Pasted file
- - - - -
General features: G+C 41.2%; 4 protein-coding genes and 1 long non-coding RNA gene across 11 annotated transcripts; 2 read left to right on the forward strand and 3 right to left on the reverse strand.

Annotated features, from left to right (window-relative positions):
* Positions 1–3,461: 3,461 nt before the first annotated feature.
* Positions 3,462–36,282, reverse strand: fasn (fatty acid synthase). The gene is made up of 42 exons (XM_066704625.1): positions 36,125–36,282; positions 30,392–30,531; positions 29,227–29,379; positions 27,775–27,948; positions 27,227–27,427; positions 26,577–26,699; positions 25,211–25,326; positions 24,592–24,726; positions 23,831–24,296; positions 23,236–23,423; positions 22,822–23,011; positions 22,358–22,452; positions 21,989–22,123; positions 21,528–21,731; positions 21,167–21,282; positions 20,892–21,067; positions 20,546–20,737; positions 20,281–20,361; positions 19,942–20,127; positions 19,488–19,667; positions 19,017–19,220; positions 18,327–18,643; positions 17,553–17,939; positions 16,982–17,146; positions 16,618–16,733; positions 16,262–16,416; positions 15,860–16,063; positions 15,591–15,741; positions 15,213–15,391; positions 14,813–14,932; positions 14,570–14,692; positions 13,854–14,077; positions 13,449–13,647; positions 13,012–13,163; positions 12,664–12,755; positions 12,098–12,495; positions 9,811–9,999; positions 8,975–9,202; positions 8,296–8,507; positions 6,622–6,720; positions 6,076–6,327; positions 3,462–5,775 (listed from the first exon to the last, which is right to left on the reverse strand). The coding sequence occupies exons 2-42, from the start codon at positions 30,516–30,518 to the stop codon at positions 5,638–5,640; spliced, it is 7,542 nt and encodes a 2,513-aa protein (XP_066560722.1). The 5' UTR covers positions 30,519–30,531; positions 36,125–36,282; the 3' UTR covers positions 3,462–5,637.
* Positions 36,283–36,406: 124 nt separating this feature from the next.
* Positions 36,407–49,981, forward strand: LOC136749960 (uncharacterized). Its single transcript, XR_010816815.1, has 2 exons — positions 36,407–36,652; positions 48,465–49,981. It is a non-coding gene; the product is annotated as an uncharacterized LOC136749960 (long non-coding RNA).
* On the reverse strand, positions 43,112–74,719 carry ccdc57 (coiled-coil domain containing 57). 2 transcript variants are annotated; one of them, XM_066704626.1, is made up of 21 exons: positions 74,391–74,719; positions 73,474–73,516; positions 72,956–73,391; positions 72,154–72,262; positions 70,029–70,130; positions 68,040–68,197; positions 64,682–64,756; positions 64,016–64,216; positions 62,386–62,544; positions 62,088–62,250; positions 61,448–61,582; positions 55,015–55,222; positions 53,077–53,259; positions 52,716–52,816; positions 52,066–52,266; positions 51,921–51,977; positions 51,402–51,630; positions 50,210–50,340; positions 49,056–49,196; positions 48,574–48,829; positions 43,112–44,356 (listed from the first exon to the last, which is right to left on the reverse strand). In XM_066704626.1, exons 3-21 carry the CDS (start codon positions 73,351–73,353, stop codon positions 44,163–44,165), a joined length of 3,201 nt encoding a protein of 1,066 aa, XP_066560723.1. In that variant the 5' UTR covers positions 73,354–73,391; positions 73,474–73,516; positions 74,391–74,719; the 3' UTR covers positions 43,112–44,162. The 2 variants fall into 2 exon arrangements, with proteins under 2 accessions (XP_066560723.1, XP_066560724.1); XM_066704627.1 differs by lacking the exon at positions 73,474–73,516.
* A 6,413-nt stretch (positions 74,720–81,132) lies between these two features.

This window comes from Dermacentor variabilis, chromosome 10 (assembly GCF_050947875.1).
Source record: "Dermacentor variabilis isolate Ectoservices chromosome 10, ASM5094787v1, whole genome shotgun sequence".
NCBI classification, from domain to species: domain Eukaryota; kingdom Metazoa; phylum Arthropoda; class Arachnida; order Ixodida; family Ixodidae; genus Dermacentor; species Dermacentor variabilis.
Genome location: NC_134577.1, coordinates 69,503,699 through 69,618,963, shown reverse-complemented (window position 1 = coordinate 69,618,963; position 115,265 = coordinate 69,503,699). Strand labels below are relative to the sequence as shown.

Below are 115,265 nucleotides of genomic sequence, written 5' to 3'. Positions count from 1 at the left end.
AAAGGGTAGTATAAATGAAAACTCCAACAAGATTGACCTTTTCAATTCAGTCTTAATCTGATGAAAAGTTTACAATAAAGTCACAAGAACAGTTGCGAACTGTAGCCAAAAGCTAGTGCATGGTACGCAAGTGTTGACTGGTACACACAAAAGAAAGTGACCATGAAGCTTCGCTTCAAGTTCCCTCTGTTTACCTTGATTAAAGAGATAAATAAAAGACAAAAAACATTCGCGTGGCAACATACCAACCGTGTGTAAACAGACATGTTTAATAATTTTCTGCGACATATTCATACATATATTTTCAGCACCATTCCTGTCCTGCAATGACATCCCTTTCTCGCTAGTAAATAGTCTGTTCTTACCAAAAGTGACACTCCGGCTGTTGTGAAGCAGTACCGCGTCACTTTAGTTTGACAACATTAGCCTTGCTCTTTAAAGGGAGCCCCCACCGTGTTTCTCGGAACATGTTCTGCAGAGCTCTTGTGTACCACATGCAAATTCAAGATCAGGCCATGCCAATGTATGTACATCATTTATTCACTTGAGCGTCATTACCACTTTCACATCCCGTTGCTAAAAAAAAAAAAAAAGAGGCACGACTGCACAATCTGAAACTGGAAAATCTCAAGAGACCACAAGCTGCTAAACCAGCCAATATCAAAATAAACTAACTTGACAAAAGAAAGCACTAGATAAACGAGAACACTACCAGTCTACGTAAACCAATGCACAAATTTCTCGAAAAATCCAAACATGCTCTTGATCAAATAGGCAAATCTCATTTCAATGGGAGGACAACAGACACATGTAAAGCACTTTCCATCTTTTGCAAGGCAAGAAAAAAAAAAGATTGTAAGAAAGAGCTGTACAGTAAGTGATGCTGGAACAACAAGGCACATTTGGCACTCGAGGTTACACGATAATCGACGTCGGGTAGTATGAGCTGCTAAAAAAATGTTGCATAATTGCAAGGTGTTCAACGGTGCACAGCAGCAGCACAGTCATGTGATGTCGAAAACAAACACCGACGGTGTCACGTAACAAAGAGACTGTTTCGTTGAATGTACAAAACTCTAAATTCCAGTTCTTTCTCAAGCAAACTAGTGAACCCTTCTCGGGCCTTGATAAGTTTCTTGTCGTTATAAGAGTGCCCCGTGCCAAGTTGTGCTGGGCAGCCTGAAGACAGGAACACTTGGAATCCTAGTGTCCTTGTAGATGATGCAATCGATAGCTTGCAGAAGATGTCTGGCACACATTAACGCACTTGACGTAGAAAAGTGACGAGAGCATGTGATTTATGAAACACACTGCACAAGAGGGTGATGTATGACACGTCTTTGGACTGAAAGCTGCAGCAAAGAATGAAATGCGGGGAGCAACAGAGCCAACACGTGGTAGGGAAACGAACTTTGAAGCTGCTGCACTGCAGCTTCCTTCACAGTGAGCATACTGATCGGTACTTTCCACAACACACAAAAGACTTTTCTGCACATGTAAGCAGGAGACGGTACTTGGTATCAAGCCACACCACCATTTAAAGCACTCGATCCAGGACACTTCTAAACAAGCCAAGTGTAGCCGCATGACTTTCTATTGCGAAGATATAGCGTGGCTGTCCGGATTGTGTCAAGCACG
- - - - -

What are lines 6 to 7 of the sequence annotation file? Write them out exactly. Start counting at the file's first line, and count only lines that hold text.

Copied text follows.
* Positions 36,407–49,981, forward strand: LOC136749960 (uncharacterized). Its single transcript, XR_010816815.1, has 2 exons — positions 36,407–36,652; positions 48,465–49,981. It is a non-coding gene; the product is annotated as an uncharacterized LOC136749960 (long non-coding RNA).
* On the reverse strand, positions 43,112–74,719 carry ccdc57 (coiled-coil domain containing 57). 2 transcript variants are annotated; one of them, XM_066704626.1, is made up of 21 exons: positions 74,391–74,719; positions 73,474–73,516; positions 72,956–73,391; positions 72,154–72,262; positions 70,029–70,130; positions 68,040–68,197; positions 64,682–64,756; positions 64,016–64,216; positions 62,386–62,544; positions 62,088–62,250; positions 61,448–61,582; positions 55,015–55,222; positions 53,077–53,259; positions 52,716–52,816; positions 52,066–52,266; positions 51,921–51,977; positions 51,402–51,630; positions 50,210–50,340; positions 49,056–49,196; positions 48,574–48,829; positions 43,112–44,356 (listed from the first exon to the last, which is right to left on the reverse strand). In XM_066704626.1, exons 3-21 carry the CDS (start codon positions 73,351–73,353, stop codon positions 44,163–44,165), a joined length of 3,201 nt encoding a protein of 1,066 aa, XP_066560723.1. In that variant the 5' UTR covers positions 73,354–73,391; positions 73,474–73,516; positions 74,391–74,719; the 3' UTR covers positions 43,112–44,162. The 2 variants fall into 2 exon arrangements, with proteins under 2 accessions (XP_066560723.1, XP_066560724.1); XM_066704627.1 differs by lacking the exon at positions 73,474–73,516.